Objective: To validate the BED capture enzyme immunoassay for HIV-1 subtype C and to derive adjustments facilitating estimation of HIV-1 incidence from cross-sectional surveys.
Design: Laboratory analysis of archived plasma samples collected in Zimbabwe.
Methods: Serial plasma samples from 85 women who seroconverted to HIV-1 during the postpartum year were assayed by BED and used to estimate the window period between seroconversion and the attainment of a specified BED absorbance. HIV-1 incidences for the year prior to recruitment and for the postpartum year were calculated by applying the BED technique to HIV-1-positive samples collected at baseline and at 12 months.
Results: The mean window for an absorbance cut-off of 0.8 was 187 days. Among women who were HIV-1 positive at baseline and retested at 12 months, a proportion (epsilon) 5.2% (142/2749) had a BED absorbance < 0.8 at 12 months and were falsely identified as recent seroconverters. Consequently, the estimated BED annual incidence at 12 months postpartum (7.6%) was 2.2 times the contemporary prospective estimate. BED incidence adjusted for epsilon was 3.5% [95% confidence interval (CI), 2.6-4.5], close to the 3.4% estimated prospectively. Adjusted BED incidence at baseline was 6.0% (95% CI, 5.2-6.9) and, like the prospective estimates, declined with maternal age. Unadjusted BED incidence estimates were largely independent of age; the pooled estimate was 58% higher than adjusted incidence.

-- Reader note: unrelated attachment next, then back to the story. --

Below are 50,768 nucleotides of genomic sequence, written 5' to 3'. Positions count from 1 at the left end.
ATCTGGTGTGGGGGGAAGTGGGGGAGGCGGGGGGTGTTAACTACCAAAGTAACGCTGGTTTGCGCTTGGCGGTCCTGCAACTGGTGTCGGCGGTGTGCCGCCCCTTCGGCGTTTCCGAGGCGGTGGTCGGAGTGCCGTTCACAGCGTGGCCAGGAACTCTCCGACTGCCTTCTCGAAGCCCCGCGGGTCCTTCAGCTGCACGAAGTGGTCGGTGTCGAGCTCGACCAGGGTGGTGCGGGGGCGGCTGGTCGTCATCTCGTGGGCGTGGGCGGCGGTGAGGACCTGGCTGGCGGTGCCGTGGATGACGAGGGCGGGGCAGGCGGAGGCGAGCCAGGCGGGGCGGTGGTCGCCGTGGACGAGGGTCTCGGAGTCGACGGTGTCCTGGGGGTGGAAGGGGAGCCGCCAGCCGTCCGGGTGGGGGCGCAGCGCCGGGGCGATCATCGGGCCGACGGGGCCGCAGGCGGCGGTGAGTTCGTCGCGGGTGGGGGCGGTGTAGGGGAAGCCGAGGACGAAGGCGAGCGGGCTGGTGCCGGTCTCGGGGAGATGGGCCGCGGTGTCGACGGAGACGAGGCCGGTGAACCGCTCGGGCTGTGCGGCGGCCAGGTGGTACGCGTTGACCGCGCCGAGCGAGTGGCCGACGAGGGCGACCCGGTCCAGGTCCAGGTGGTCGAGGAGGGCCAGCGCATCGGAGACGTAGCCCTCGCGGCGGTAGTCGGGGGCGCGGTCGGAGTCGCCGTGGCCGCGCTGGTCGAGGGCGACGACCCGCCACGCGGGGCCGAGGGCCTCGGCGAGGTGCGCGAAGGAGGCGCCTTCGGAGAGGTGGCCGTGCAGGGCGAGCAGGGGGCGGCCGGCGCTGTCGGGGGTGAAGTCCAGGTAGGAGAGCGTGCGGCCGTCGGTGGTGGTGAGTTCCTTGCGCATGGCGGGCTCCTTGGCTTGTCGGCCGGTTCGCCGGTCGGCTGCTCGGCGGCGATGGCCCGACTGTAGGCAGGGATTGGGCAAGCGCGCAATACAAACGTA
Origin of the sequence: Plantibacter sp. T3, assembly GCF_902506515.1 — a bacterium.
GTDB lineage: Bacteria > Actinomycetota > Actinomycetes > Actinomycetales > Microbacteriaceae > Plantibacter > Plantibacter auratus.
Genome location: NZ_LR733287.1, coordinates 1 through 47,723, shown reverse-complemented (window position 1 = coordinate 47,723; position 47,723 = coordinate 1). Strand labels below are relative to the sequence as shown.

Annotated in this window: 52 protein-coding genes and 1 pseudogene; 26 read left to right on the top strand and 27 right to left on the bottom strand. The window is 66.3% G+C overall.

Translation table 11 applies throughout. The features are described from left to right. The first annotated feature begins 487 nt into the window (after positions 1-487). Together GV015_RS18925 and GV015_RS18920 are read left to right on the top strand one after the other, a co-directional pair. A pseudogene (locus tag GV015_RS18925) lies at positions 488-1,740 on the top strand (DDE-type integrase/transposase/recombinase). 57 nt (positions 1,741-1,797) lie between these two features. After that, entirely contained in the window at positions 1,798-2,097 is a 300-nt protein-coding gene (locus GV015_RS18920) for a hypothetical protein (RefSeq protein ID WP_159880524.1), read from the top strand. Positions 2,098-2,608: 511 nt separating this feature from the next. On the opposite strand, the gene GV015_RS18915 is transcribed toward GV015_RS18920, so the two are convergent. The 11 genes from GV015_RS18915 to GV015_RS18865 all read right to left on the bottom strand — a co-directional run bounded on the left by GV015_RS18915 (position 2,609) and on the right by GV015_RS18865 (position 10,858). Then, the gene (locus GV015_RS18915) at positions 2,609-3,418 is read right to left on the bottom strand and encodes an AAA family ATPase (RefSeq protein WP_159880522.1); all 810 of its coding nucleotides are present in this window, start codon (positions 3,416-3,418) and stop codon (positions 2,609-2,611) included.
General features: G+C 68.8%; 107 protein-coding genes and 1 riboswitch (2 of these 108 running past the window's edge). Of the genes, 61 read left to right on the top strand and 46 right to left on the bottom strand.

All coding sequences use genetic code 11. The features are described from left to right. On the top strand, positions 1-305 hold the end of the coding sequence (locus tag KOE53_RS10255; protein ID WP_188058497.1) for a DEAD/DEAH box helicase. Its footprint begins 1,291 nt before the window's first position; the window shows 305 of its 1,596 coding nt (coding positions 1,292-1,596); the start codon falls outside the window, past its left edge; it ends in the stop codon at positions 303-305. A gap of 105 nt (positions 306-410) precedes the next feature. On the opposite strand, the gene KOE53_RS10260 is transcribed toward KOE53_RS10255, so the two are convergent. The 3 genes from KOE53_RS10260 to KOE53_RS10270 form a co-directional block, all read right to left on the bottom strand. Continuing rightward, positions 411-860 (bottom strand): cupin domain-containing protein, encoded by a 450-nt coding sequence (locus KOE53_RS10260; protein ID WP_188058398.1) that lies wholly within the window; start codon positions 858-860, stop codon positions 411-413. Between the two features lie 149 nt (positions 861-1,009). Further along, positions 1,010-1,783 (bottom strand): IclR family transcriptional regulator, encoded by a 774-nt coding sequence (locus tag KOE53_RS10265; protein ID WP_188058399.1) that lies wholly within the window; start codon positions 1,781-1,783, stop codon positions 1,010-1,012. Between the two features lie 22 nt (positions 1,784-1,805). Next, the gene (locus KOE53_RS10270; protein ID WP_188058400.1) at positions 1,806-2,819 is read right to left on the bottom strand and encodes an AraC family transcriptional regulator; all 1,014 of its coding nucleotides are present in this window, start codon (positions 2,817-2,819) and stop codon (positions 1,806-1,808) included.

Conclusion: The BED method can be used in an African setting, but further estimates of epsilon and of the window period are required, using large samples in a variety of circumstances, before its general utility can be gauged.